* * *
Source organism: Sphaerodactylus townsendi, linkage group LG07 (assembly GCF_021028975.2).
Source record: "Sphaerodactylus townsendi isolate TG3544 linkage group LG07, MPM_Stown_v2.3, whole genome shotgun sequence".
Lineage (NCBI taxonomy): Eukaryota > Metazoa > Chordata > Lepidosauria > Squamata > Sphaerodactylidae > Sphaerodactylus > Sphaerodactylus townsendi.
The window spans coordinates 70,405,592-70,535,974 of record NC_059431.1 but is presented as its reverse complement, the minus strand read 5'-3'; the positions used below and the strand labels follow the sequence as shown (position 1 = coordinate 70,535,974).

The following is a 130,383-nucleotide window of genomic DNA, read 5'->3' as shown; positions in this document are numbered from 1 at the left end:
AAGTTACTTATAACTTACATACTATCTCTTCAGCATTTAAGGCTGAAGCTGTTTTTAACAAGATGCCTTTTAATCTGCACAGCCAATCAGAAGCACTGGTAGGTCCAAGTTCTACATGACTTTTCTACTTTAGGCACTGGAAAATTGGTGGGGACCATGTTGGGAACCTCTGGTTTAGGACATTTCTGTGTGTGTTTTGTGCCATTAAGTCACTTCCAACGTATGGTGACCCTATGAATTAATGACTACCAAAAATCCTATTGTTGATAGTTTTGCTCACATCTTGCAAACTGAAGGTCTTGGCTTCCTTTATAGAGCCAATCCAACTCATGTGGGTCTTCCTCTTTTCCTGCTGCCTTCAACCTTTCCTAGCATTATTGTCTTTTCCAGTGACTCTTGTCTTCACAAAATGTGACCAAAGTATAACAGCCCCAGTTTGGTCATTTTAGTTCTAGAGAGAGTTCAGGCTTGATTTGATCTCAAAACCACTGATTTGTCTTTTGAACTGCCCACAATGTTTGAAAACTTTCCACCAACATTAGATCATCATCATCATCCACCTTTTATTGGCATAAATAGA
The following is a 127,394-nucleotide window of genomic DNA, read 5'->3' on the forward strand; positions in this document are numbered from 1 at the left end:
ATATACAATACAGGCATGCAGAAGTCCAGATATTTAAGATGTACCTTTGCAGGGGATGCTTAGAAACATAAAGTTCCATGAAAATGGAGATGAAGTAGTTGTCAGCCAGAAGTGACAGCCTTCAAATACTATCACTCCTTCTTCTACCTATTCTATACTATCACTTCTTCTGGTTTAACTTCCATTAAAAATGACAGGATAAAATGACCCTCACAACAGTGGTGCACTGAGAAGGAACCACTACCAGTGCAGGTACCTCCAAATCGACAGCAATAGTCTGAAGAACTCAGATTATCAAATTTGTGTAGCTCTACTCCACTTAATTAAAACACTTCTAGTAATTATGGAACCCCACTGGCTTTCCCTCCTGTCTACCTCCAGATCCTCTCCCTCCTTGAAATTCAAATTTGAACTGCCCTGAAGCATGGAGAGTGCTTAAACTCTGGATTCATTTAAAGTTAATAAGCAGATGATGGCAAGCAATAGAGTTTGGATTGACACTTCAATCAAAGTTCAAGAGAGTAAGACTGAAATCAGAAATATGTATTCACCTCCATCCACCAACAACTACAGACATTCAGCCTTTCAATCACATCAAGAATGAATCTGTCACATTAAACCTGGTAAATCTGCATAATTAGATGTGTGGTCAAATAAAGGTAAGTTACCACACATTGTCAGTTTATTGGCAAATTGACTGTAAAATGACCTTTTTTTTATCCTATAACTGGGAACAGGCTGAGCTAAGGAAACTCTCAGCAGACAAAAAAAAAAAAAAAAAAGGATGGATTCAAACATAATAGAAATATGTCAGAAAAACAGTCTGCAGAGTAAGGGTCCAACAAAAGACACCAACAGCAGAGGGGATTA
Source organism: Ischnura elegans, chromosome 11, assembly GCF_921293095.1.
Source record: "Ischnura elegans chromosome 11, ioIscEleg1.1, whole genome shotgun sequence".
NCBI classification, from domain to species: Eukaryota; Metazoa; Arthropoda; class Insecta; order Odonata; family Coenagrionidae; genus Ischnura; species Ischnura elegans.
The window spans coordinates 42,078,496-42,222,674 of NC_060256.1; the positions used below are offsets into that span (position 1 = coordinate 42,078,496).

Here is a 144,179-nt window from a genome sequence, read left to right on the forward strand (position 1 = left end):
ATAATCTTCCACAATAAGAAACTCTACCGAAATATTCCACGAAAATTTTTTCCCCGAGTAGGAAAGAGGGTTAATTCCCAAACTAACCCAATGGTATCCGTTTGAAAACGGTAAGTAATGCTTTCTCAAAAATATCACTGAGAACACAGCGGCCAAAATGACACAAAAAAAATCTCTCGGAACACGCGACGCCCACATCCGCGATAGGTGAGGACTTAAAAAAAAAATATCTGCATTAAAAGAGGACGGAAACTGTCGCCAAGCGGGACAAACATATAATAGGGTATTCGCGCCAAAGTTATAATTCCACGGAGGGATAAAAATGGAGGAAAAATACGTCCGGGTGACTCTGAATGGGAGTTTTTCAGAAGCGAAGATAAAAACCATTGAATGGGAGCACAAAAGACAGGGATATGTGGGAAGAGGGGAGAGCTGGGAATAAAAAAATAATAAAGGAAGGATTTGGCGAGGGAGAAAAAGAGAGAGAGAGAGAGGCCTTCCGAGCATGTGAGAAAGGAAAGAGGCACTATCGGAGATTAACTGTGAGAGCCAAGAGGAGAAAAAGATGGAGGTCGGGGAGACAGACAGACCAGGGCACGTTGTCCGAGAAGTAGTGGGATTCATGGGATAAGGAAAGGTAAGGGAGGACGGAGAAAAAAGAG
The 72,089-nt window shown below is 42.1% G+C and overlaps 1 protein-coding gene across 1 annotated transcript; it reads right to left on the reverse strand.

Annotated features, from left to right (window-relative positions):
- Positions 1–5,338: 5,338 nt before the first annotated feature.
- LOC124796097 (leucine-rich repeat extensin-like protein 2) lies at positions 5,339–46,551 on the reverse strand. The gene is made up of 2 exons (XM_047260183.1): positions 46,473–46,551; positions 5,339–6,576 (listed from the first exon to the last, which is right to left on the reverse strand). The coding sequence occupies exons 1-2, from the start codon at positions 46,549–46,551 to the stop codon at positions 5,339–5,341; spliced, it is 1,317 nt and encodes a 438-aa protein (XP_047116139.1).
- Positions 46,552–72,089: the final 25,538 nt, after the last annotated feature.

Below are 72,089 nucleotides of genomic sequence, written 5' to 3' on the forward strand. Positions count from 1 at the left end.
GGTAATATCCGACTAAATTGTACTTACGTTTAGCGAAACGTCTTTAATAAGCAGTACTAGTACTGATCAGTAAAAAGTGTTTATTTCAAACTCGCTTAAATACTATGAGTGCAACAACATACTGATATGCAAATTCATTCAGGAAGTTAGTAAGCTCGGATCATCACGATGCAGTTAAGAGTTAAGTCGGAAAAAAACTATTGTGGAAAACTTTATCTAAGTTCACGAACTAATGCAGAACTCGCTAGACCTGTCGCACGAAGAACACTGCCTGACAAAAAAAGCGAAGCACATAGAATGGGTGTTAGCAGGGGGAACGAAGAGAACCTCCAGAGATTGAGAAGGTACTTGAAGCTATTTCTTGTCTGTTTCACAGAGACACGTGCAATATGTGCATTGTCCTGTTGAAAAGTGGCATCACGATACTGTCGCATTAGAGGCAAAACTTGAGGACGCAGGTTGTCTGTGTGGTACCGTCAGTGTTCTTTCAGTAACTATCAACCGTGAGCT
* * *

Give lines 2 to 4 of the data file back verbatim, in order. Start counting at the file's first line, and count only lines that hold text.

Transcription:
Source record: "Sphaerodactylus townsendi isolate TG3544 linkage group LG07, MPM_Stown_v2.3, whole genome shotgun sequence".
Lineage (NCBI taxonomy): Eukaryota > Metazoa > Chordata > Lepidosauria > Squamata > Sphaerodactylidae > Sphaerodactylus > Sphaerodactylus townsendi.
The window spans coordinates 70,405,592-70,535,974 of record NC_059431.1 but is presented as its reverse complement, the minus strand read 5'-3'; the positions used below and the strand labels follow the sequence as shown (position 1 = coordinate 70,535,974).